I can’t count how many times I saw Star Wars in 1977 because I don’t have enough fingers. But, I do remember, with each Star Wars film through 1983, I was a young teenager and smitten beyond belief with Mark Hamill. So much so that I inscribed with a permanent marker on the metal light pole in front of our house…Laurie Loves Mark Hamill. Naturally, I drew a heart around it, arrow included. I thought for sure if I made my love known to the Waterloo townsfolk and to The galaxy, maybe the Force would be with me and bring Mark Hamill to my little town of Waterloo and rescue me to more exciting places.

          After graduating high school in 1985, I left Waterloo in hyperdrive. I was a budding musician and actress looking for new adventures. My aspirations would take me to Minneapolis, Austin, New York City, and eventually landing in Los Angeles. All along the way, my mom would cheer me on from her stoop in Waterloo, encouraging me to reach for the stars. Until one day the stars came to her.

          Lightspeed ahead to 2001-2002. Mom is still living her content life in Waterloo, and I’m now residing in Los Angeles, a struggling musician, and actress. The light pole and my admittance of love for Mark Hamill lost in my memory banks. Until Mom calls and announces the unbelievable. Mark Hamill is in Waterloo. He is filming a movie called Reeseville. Just a fact: Reeseville is another little town in Wisconsin. Just up the road from Waterloo. Population: Even smaller than Waterloo. 

          I recall the phone call as such:

          “Laurie, Mark Hamill is in Waterloo. I can’t believe this! Mark Hamill! He’s here to film a movie. In little Waterloo! I wonder if he’ll eat at the diner? Do you want me to get his autograph? I’ll tell him about the light pole!” 

          I’m now a thirty-four-year-old woman reduced to an embarrassed teenager. I plead, “Oh, Mom! No, that’s crazy! I forgot about the light pole! No, no. Please, that’s not necessary.”

          “But, Laurie. He’s Mark Hamill. And you’re someone too! You’re a musician and actress. I’ll bring him your headshot.”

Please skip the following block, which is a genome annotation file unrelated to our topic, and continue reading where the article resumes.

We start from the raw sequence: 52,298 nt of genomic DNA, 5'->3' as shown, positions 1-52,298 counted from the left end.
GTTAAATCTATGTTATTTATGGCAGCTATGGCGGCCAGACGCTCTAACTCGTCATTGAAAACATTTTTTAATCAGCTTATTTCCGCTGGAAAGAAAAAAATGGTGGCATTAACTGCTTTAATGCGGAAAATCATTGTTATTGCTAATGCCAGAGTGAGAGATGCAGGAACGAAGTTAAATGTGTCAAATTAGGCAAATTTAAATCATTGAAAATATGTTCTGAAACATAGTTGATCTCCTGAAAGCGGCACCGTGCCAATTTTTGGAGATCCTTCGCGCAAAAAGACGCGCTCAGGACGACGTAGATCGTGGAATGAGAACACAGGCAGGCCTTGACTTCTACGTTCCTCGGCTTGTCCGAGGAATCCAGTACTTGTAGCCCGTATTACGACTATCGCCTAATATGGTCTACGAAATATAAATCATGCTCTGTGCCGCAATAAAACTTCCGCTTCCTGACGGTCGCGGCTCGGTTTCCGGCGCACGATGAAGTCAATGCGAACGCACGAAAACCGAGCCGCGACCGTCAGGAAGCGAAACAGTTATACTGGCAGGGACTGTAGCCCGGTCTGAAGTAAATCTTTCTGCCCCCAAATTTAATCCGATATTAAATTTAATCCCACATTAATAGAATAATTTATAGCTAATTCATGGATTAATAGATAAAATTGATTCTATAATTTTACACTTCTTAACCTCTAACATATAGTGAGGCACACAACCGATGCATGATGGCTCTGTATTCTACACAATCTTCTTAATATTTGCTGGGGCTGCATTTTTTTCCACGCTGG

“Oh, God, Mom, no. That’s just too much.”

          “Nothing is too much for me, Laurie. I’ll get that autograph. You just wait,” she says and hangs up. Oh, crap.

          Now, I’m horrified as I think she’ll just embarrass herself. I’m truly no-one, and for her to parade over to him with my headshot and declare my importance? And my pre-adolescent love for him? Dreadful. 

          Reassuring myself, I think, I’ve been around the business enough to know there will be some form of security, a barricade, some type of force between her and Mark Hamill. Even in Waterloo. She won’t get near him. More importantly, I don’t want her feelings hurt. But then again, she is a force to reckon with. She is no daisy. Well, I think, May the Force be with you, Mom.

          Days pass, and I don’t hear anything from Mom about Mark Hamill or The galaxy for that matter. I assume she didn’t meet him and has chosen to not call and confess her failure. Until I check the mail. There I find an 8 ½ x 11 manila envelope addressed in my mother’s handwriting to Laurie Marks. Also, there are multiple DO NOT BEND notices on it. Notable point…Laurie Marks is the stage name I used at the time, and it’s the name on the headshot Mom presumably put into the correct hand(s) to get an autograph from Mark Hamill. Hence, the contents of the manila envelope.